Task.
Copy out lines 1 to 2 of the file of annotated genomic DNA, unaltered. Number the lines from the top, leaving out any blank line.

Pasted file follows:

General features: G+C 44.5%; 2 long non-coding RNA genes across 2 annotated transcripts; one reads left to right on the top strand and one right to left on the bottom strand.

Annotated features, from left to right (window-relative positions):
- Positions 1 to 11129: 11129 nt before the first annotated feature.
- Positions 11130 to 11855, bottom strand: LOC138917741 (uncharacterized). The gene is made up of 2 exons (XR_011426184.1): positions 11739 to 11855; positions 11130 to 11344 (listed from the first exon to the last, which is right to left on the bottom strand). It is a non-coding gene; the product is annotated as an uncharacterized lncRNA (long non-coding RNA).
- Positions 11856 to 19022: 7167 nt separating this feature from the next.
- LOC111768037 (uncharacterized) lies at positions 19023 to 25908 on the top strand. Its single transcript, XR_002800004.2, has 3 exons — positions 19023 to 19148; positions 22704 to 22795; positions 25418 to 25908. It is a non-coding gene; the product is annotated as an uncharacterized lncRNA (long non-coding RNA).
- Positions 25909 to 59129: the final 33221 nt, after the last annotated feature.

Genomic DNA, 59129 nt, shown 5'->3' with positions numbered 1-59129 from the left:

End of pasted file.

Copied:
General features: G+C 44.5%; 2 long non-coding RNA genes across 2 annotated transcripts; one reads left to right on the top strand and one right to left on the bottom strand.

Annotated features, from left to right (window-relative positions):